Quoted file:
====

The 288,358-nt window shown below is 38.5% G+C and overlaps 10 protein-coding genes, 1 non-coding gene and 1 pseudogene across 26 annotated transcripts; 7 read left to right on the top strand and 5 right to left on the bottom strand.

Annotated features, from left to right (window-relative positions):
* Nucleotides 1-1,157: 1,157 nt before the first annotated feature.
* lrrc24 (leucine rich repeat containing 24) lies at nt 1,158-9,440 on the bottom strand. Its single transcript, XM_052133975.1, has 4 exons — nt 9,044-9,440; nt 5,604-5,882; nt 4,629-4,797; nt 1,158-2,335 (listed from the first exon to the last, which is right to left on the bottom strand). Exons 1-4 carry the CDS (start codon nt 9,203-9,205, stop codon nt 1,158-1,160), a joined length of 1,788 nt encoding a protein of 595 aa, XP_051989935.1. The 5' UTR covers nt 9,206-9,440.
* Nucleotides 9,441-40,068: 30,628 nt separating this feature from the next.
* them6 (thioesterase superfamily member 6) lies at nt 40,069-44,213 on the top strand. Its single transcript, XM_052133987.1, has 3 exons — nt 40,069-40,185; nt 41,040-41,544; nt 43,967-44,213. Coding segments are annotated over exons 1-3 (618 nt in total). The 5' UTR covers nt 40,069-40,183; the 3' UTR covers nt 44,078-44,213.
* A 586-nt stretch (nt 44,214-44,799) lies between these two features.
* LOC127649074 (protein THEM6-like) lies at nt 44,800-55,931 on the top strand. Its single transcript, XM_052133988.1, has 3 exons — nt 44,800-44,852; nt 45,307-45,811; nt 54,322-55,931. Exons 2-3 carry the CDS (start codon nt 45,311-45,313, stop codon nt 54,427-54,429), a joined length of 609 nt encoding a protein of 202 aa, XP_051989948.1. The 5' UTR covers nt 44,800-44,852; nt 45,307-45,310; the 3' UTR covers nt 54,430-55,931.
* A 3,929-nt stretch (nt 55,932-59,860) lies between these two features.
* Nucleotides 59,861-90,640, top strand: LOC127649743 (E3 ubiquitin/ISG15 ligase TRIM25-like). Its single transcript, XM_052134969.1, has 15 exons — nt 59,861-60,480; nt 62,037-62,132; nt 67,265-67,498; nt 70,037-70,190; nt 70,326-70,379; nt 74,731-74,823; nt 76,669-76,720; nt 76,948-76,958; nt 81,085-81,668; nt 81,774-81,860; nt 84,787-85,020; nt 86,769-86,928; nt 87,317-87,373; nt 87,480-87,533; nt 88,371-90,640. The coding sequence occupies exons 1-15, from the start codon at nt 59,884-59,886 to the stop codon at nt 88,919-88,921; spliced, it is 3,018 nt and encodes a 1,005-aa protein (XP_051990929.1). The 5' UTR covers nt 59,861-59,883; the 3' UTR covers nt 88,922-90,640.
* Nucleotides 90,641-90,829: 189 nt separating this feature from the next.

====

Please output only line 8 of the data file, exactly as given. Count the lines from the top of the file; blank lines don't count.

* LOC127649074 (protein THEM6-like) lies at nt 44,800-55,931 on the top strand. Its single transcript, XM_052133988.1, has 3 exons — nt 44,800-44,852; nt 45,307-45,811; nt 54,322-55,931. Exons 2-3 carry the CDS (start codon nt 45,311-45,313, stop codon nt 54,427-54,429), a joined length of 609 nt encoding a protein of 202 aa, XP_051989948.1. The 5' UTR covers nt 44,800-44,852; nt 45,307-45,310; the 3' UTR covers nt 54,430-55,931.